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279 GLOSSARY Referred pain: Pain subjectively localized in one region although due to irrita - tion in another. (17) Self-efficacy: Beliefs that individuals hold about their capability to carry out actions in a way that will influence the events that affect their lives. (18) Sensitization: An increased response of neurons to a variety of inputs following intense or noxious stimuli. (19) REFERENCES (1) American Chronic Pain Association. 2011. Glossary. (accessed June 9, 2011). (2) APS (American Pain Society). 2001. Definitions related to the use of opioids for the treatment of pain. (accessed April 25, 2011). (3) IASP (International Association for the Study of Pain). 2011. Pain terms. http://www. cfm&ContentID=1728#Allodynia (accessed June 9, 2011). (4) NIAAA (National Institute on Alcohol Abuse and Alcoholism). 2011. Glossary. http://pubs. (accessed April 25, 2011). (5) IASP (International Association for the Study of Pain). 2011. Pain terms. http://www. cfm&ContentID=1728#Analgesia (accessed June 9, 2011). (6) Gatchel, R. J., Y. B. Peng, M. L. Peters, P. N. Fuchs, and D. C. Turk. 2007. The biopsycho social approach to chronic pain: Scientific advances and future directions. Psychological Bulletin 133(4):581-624. (7) Brown, B. T., R. Bonello, and H. Pollard. 2005. The biopsychosocial model and hypothyroidism. Chiropractic and Osteopathy 13(1):5. (8) American Chronic Pain Association. 2011. Glossary. (accessed June 9, 2011). (9) (a) NAMI (National Alliance on Mental Illness). 2011. Treatment and services—cognitive- behavioral therapy. Supports&template=/ContentManagement/ContentDisplay.cfm&ContentID=7952 (accessed May 4, 2011). (b) NACBT (National Association of Cognitive-Behavioral Therapists). 2011. Cognitive- behavioral therapy. (accessed May 4, 2011). (10) IASP (International Association for the Study of Pain). 2011. Pain terms. http://www. cfm&ContentID=1728#Hyperalgesia (accessed June 9, 2011). (11) Melzack, R. 2005. Evolution of the neuromatrix theory of pain. The Prithvi Raj Lecture: Presented at the Third World Congress of World Institute of Pain, Barcelona 2004. Pain Practice 5(2):85-94. (12) IASP (International Association for the Study of Pain). 2011. Pain terms. http://www. cfm&ContentID=1728#Neuropathicpain (accessed June 9, 2011). (13) Loeser, J. D., and R. D. Treede. 2008. The Kyoto protocol of IASP basic pain terminology. Pain 137(3):473-477. (14) Katzung, B., A. Trevor, and S. Masters. 2009. Opiod analgesics & antagonists. In Basic and clinical pharmacology, 11th ed. McGraw-Hill Companies, Inc.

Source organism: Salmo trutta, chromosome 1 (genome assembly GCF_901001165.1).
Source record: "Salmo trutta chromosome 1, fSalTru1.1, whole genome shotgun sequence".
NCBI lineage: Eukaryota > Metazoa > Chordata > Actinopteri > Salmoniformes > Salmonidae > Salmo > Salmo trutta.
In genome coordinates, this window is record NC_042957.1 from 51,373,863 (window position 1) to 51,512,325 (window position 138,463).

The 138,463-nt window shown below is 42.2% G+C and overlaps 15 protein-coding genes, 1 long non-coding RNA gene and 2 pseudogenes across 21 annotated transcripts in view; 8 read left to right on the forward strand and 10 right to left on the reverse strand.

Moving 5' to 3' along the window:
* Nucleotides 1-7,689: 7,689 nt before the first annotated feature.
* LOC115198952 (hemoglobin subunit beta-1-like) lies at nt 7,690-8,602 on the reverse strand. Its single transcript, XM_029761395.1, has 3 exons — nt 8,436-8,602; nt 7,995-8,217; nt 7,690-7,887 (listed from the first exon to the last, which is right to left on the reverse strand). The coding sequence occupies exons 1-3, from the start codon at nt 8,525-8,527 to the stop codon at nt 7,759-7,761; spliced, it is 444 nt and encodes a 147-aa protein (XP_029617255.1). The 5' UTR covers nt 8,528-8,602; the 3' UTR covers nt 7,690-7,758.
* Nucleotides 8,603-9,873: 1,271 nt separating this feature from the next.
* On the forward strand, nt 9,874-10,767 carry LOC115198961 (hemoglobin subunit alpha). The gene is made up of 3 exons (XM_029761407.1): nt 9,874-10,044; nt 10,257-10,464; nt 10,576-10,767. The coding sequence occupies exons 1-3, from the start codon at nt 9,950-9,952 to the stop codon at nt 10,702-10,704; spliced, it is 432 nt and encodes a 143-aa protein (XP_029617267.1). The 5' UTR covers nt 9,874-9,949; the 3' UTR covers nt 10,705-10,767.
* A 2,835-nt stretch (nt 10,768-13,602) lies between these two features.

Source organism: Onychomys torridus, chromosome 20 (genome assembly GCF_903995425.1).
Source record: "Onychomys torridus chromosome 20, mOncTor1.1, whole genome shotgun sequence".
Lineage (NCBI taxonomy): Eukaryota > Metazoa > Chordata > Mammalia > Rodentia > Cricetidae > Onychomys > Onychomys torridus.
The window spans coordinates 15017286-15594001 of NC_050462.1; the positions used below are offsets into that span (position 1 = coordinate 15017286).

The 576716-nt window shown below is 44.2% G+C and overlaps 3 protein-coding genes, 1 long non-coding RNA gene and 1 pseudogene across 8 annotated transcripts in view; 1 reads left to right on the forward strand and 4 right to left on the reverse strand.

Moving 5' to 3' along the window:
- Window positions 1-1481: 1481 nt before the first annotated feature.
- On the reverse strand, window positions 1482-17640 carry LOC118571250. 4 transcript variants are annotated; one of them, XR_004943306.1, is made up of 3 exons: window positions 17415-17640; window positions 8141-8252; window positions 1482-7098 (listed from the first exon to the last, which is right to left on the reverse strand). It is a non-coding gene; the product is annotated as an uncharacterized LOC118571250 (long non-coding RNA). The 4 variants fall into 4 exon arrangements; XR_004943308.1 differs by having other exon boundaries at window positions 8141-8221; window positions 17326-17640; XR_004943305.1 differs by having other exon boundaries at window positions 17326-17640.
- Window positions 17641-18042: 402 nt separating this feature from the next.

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280 RELIEVING PAIN IN AMERICA (15) IASP (International Association for the Study of Pain). 2011. Pain terms. http://www. cfm&ContentID=1728#Pain (accessed June 9, 2011). (16) (a) F. J. Keefe, J. C Lefebvre, J. R. Egert, G. Affleck, M. J. Sullivan, and D. S. Caldwell. 2000. The relationship of gender to pain, pain behavior, and disability in osteoarthritis patients: The role of catastrophizing. Pain 87(3):325-334. (b) Rosenstiel, A. K., and F. J. Keefe. 1983. The use of coping strategies in chronic low back pain patients: Relationship to patient characteristics and current adjustment. Pain 17(1):33-44. (c) Keefe, F. J., G. K. Brown, K. A. Wallston, and D. S. Caldwell. 1989. Coping with rheumatoid arthritis pain: Catastrophizing as a maladaptive strategy. Pain 37(1):51-56. (d) Sullivan, M. J. L., S. Bishop, and J. Pivik. 1995. The pain catastrophizing scale: Develop - ment and validation. Psychological Assessment 7(4):524-532. (17) MedlinePlus. 2011. Referred pain. pain (accessed April 25, 2011). (18) Smith, B. J., K. C. Tang, and D. Nutbeam. 2006. WHO health promotion glossary: New terms. Health Promotion International 21(4):340-345. (19) Baranauskas, G., and A. Nistri. 1998. Sensitization of pain pathways in the spinal cord: Cellular mechanisms. Progress in Neurobiology 54(3):349-365.